In Allerleirauh, (All-Kinds-of-Fur, literally from the German, “all kinds of rough”) as related by Grimm Brothers, the king’s logic is impeccably and chillingly logical. His wife dies. He “needs” to marry a woman as beautiful as his wife, as her dying bed request. Having scoured the kingdom and not finding one, he decides that he should marry his daughter. What better than a “chip off the old block”. Once on this path, he is not to be swayed. Not one bit. Allerleirauh sets him some tasks, that, in true fairytale style, he should not be able to achieve. Tasks to provide her with beautiful dresses, “one as golden as the sun, one as silvery as the moon, and one as bright as the stars”. She also sets him the task of making her a coat from thousands of pieces of fur/hair, one from every single animal in the kingdom. She seems, as it turns out overly, confident that he will fail, and sets her diversion smugly. However, in true fairytale style, he manages to achieve them, which seems perverse and very strange, as seemingly impossible tasks are usually about progressing a heroine or hero from underdog to “on top” whilst we cheer them on. The completion of these tasks are the opposite, they move the King nearer and nearer to his terrible goal. Our underdog will be trodden more underfoot. Whilst the king appears to be unaware of just how sick and perversely awful his course of action is, Allerleirauh is becoming more and more panicked. The King’s shocked councillors try to reason with him, and tell him God has forbidden such a move, it is a crime and that the kingdom will be implicated in this. The tale does not mention the King’s response but they are not able to dissuade him from his proposed course of action.

However, as fairy tale luck would have it, the glittery dresses and crazy-paved fur coat are also hers, and, although bequeathed to her for a sickening purpose, are ultimately going to be her passport to a new life. When he has passed all the tasks and has declared their marriage the next day, things seem as desperate as they can get for your heroine. But… she changes tack. She leaves. She flees, taking the dresses packed into a nutshell, the coat and three of “her treasures, a golden ring, a golden spinning-wheel, and a golden reel”. Threes, always the threes. She knows about hiding and making herself invisible – she puts on the scrappy fur coat, covers her skin with soot and walks until she finds a forest, and a hollow tree to sleep in. To hide your beauty, you must make yourself blend in to your surroundings. She must make herself look like dirt. She must not shine. She has to go back to “animal” as well. Far better to go back to your animal nature honestly – to re-connect to it – rather than pretend you are “civilised”, like her father, and use it as a cloaking device to do the worst things possible. To really be “below animal”, we might say “bestial”, whilst pretending you are not. It is only humans that can do this, then clean their conscience like wiping a bloody knife on a cloth. It is only some of us it stays with, like the blood Lady Macbeth can never wash from her hands. But only if we stop still long enough to see it – then amends and reparation to those we have harmed can come from us. The key is not to see your own story as the only one. It means not seeing yourself as the only protagonist, it means stepping back to make room for others as equals, with desires and needs and wants that are not yours. The king is not willing to do this. He doesn’t even seem to know that this is an option.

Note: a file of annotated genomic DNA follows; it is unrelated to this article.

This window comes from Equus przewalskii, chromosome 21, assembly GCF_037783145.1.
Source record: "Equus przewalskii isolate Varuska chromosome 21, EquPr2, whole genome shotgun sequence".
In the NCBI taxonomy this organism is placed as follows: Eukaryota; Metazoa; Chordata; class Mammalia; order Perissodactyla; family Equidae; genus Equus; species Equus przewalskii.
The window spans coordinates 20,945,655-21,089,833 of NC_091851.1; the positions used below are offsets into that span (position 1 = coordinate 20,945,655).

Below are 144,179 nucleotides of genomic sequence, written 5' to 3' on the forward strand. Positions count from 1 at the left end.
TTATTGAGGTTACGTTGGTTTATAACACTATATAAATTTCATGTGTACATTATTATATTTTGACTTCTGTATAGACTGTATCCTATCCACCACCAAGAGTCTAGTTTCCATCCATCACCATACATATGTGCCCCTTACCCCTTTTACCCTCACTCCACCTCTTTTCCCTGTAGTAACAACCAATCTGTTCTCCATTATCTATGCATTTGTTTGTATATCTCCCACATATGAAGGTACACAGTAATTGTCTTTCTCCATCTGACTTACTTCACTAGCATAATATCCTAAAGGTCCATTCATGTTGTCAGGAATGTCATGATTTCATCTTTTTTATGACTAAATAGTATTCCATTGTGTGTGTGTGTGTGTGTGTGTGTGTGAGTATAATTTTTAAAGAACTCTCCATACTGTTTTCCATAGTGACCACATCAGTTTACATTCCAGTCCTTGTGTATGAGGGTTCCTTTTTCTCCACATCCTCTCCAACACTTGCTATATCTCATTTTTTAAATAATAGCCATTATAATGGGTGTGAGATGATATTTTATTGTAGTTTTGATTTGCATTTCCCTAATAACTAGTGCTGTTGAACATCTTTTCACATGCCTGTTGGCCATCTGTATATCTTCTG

But, back to our heroine. Back to Allerleirauh. She knows she has to hide her light for a while – her talent, her beauty (all that fairy-tale beauty is), her skills, her warmth, her empathy, her conscience – all this has to go. It has to go so she won’t squander that inner voice screaming at her to go. The niggling knowing that this was not right has blossomed into a full on shout that is deafening her, telling her she must leave. She has more luck than Bluebeard’s wife, she goes uncaught. Never not at risk of being, but she has luck and invisibility and a huge big forest on her side. Like Ixchel, the Mayan Moon Goddess, who turns into a jaguar to escape the glare of her abusive-sun-husband, Allerleirauh turns herself invisibly beast-like by blending into her surroundings. She knows there is no shame in changing form, thus changing the stakes, to escape. This is not cowardice. It is never cowardice to know what and who you cannot fight and win. It is wise to know when you must dissemble or bury your “self”, to buy yourself time and distance. There are some men you just cannot play fair with. Knowing this is to know when to do your own thing to survive. Hiding can save your life.

Staying hidden your whole life is not so good, though, who needs to continue to have a life half-lived? So, Allerleirauh eventually leaves the forest and finds another castle. She enters still in hiding, caught by the Prince out hunting and gaining his pity by presenting as a poor orphan girl. She is a dirty servant girl, still covered in her scraps of fur, and is put to work in the kitchen. However, she soon puts on her shiny dresses and puts her golden gifts to good use. To snag her prince, to get whole, she has to bring her gifts out into the open. Which she does, beguiling him as the stranger in the beautiful other-worldly dresses and dropping treasures as hints into his food. After an alarmingly long three goes, but, it is always the threes, the Prince finally clicks. By the time her father finds her, it is too late, she has another and he can no longer justify access to her. She never lets him near her again but has found a way to keep him at arm’s length – even though he has found out where she is.